Even an optimist would now describe Afghanistan as a poor, dangerous country, struggling to survive in the face of jihadist ideology, insecurity, and poor governance. It is now hoped that good development in Afghanistan might allow it over decades to draw level with Pakistan. The Taliban have a growing presence even outside their traditional heartland in the south and east of Afghanistan and they mount attacks on previously safe areas and communities. Civil war is now seen as very likely. Comparisons are drawn with Somalia.

Through all these bewildering years, a subtle and refined edifice of justification for troop increases has emerged, in which arguments are categorized by type and family and reinforced with analogies and precedents, in a structure in which each claim supports another. The tone, history, and arguments in this liturgy are not only the product of soldiers, spies, explorers, journalists, administrators, writers, aid workers, professors, think-tank directors, and politicians. They have been developed by the great alliances of NATO and the UN and have drawn on World Bank economists, veterans of Iraq and the frontier, linguists with decades of experience in rural Afghanistan, and even, occasionally, Afghans. The creed, hammered out in the great international councils of Washington, Bonn, and Paris, runs as follows:

Afghanistan is an existential threat. It is the epicenter of international terrorism and the epitome of a failed state. We must fight in Afghanistan for six reasons: (1) to protect the United States and the rest of NATO from terrorist attack; (2) to protect Pakistan and the region; (3) to protect the credibility of the United States and NATO; (4) to protect the Afghan people; (5) to defeat the Taliban; and (6)to create an effective, legitimate, stable state.

Our enemies include corruption, drugs, poverty, and insecurity and we will address them through governance and capacity- building, alternative livelihoods, a regional solution, a comprehensive approach, and an exit strategy. The surge worked in Iraq. We have a moral obligation to the Afghan people. By abandoning them in 1989, we created the conditions that led to September 11. We must, therefore, implement counter-insurgency operations across the spectrum.

Just as Buddha’s fourth noble truth can be divided into an eightfold path, so each justification, need, ethical claim, doctrine, precedent, and analogy of this modern metaphysics can be further subdivided. Thus the article of faith that our operations in Afghanistan are crucial to the stability of Pakistan can conventionally be defended by reference to the need for a two-sided pincer movement against the Taliban on the border; worries about safe havens, failed states, and global jihad; the support for drone attacks in Pakistan conveyed in one opinion poll on the frontier and by one Pakistani general; the appearance of the Taliban “only sixty miles from Islamabad.” And the possibility that mad mullahs will seize the nukes.

Each argument echoes much deeper assumptions about the world: a belief in the moral imperative of humanitarian intervention, backed by our failures in Rwanda and our success in the Balkans; a maximal vision in which no one good (“security,” for example) can be achieved without the achievement of every other good (such as “development” or “the rule of law”); a rhetorical tradition in which all goods are seen as consistent and mutually reinforcing; and an Enlightenment faith that there is nothing intrinsically intractable about Afghan culture and society and that all men can be perfected (to a Western ideal) through the application of reason and the laws of social science.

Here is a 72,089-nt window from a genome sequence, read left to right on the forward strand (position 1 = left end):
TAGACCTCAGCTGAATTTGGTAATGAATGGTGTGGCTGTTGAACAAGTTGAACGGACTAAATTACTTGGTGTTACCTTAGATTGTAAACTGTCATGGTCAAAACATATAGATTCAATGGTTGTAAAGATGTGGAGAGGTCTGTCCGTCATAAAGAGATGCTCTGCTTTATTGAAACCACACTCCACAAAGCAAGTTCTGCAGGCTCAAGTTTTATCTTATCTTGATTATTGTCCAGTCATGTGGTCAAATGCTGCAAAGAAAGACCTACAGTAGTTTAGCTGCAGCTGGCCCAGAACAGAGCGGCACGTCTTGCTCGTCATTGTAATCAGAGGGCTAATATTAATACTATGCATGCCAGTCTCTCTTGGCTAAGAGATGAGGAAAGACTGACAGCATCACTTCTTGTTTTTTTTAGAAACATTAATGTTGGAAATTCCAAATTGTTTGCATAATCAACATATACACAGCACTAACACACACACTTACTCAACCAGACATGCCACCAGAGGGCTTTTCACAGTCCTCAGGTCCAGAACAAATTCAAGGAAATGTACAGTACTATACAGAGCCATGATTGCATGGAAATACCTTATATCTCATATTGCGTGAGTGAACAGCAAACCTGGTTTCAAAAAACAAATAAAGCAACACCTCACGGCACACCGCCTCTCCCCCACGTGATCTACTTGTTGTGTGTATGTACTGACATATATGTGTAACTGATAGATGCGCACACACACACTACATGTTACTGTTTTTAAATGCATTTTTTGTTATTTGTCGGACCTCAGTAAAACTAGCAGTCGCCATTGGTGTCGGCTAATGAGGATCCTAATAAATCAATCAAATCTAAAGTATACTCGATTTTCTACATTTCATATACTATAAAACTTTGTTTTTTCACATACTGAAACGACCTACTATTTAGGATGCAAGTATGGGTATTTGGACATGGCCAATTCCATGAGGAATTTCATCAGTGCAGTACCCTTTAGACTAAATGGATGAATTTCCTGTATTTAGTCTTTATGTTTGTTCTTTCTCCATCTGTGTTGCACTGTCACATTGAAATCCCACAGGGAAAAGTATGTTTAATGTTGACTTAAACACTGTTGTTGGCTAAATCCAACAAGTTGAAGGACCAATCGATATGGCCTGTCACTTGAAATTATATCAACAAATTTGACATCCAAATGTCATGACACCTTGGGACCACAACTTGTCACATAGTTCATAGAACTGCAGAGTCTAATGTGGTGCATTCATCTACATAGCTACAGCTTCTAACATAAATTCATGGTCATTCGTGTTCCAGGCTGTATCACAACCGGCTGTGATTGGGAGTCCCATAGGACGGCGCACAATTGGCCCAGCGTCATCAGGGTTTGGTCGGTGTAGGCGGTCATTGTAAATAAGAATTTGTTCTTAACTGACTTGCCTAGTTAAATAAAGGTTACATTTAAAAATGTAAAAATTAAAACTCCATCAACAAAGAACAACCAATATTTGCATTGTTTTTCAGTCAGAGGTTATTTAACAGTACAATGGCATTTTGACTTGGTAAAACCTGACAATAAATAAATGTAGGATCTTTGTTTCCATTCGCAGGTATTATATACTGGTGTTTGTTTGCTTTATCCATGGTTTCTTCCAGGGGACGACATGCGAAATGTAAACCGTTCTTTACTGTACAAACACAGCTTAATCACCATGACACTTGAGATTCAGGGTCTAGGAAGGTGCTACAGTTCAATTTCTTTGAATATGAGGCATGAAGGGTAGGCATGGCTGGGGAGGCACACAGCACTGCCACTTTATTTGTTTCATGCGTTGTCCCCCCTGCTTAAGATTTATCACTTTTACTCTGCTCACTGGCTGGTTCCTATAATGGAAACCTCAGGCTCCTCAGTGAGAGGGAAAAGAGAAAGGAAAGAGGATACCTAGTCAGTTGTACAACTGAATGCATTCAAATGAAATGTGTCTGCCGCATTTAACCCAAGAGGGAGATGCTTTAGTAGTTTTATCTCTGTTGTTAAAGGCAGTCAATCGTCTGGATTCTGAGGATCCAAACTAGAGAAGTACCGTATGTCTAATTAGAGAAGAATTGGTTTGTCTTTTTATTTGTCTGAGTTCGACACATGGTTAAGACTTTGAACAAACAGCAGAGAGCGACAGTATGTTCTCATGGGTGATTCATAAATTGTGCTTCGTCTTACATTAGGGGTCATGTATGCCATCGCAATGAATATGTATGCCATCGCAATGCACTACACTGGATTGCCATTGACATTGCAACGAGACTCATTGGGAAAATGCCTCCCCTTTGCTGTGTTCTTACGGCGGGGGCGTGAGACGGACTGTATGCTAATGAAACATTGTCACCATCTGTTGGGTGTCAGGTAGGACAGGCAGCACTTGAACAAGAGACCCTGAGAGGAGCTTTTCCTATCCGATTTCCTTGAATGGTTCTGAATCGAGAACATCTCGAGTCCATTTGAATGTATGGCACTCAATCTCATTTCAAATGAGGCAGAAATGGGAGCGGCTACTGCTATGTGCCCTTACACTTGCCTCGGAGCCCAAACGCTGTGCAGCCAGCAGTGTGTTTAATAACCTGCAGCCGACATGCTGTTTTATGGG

But perhaps more importantly there are our more recent theories about the global order. There is the credit we take for the success of postwar Germany, democracy in Eastern Europe post-1989, and economic growth in South and East Asia. There are our apparent mistakes with Mossadeq in Iran in the 1950s; fighting in Vietnam in the 1960s, Latin America in the 1980s, and Somalia in the 1990s; the September 11 attacks; North Korea today; and the different lessons we have chosen to take about working against the popular will, supporting dictators, leaving, or failing to act. All of this experience is reflected in our division of the world into friendly, puppet, rogue, fragile, and failed states and our anxieties about instability, insurgency, terrorism, or weapons of mass destruction.

All these fears, frustrations, and doctrines contributed to the relentless logic that drove Obama to state, last year, “We must win in Afghanistan”; and to claim that Bush failed in Afghanistan because he did not invest enough resources. Even Obama’s latest speech began with the story of how Afghanistan fell and September 11 occurred because “the attention of America and our friends had turned elsewhere,” and the speech reminded us of “a nuclear-armed Pakistan,…NATO’s credibility,…failed states.”

Such arguments explain why he sent an extra 17,000 troops last March, insisting that “there is an uncompromising core of the Taliban. They must be met with force, and they must be defeated,” and he committed the US to “promote a more capable and accountable Afghan government” and “advance security, opportunity and justice.” This is also why he announced a more maximalist counterinsurgency strategy in the March White Paper and appointed a new commanding general, Stanley McChrystal, to implement it.

By agreeing to a counterinsurgency strategy, Obama implicitly committed to all the doctrine contained in a two-hundred-page field manual, derived from the analysis of seventy-three previous insurgencies. “Full-spectrum counter-insurgency,” or COIN, the President was informed in the manual, “is all-encompassing.” It is expressed in aphorisms such as “the center of gravity is the population” and “we are not being out-fought but out-governed”; and mottoes like “Clear, Hold, Build.” It includes economic development, infantry tactics, political negotiation, building capacity for governance, and eliminating “high-value” targets using predator drones. The soldiers, according to the COIN doctrine, need to have considerable cultural sensitivity, knowledge, and good fortune. They must work in close and constructive concert with a credible local government. They need to be able to control the borders and protect communities during the lengthy process of reconstruction.